THE GALAXY LOSES A PRINCESS & A GENERAL

On December 27, 2016, Carrie Fisher left us. She was an icon of fandom, film-making, and humor. Her out-of-nowhere death shocked all of us. We had lost our Princess and our General.

While other media (cough, cough… I’m looking at you Uncle Walt) presented helpless princesses who waited to be rescued, she presented a rare positive female role-model: determined, strong, tenacious and definitely not waiting to be rescued.

When I was a kid I never foresaw, or imagined play scenarios, where Leia was a military leader after the destruction of the second Death Star. In my universe, the New Republic was the victor and there was no continuing large-scale conflict, other than skirmishes and limited engagements. In my play, Leia was the president (at least pro-tempore) of the New Republic. It would have made sense for Mon Mothma to be president and she is president in the expanded universe, if I’m not mistaken. However, they didn’t produce a Mon Mothma action figure when I was 10 years old [not until the mid-90’s during the Power of the Force line]. In her place, Leia seemed like the natural choice. I just assumed she would become a civilian politician again as she’d been in the Galactic Senate before the war.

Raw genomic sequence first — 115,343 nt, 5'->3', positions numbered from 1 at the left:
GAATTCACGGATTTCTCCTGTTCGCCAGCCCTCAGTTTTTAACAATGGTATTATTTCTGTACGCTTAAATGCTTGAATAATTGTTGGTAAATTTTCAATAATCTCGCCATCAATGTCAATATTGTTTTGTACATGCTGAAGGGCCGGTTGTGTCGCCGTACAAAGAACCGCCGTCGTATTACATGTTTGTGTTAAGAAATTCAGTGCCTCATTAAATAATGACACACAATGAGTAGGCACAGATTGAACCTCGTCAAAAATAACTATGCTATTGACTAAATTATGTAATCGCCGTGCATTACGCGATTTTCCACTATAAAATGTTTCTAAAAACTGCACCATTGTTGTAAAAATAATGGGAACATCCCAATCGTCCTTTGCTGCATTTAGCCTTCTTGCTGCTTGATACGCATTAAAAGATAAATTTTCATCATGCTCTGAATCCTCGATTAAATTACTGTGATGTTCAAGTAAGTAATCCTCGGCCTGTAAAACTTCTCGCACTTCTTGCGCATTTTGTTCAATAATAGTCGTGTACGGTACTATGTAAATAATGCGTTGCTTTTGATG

Han certainly had no political ambitions. Could you imagine how bored he’d be with senate debate? Luke would be off doing his Jedi thing: training new Jedi or looking for some mystical whatever…yada, yada (that part I kinda got right); so that left Leia to be leader. I didn’t think of it as any kind feminist move. It simply made sense. I guess growing up in the 80’s with the likes of Margaret Thatcher leading nations, along with the fact that my mom a very strong and independent individual; I just didn’t think twice about a female leader. Leia was, and I believe still is, a great role model for girls and young women to follow. Let’s face it, she’s a great model for ANYBODY, female or male, to follow.

It wasn’t just Princess Leia either. Carrie Fisher, the person, was just as badass as the rebel princess she portrayed onscreen. Writer and humorist, script doctor, and humanitarian. She was a tireless crusader for removing the stigma of mental illness and was very open about her own struggles with depression and mental illness. If anything, the character was modeled more on the actress. She embodied all of those qualities that we loved about Leia.

I went to the Lightsaber vigil at the Alamo. It was awesome to see so many show up to honor Carrie Fisher. I really felt honored to be part of it, even in my very small role of holding a lightsaber aloft along with a lot of other fans.

Here’s to you, Carrie Fisher. The only royalty to whom I would bow.

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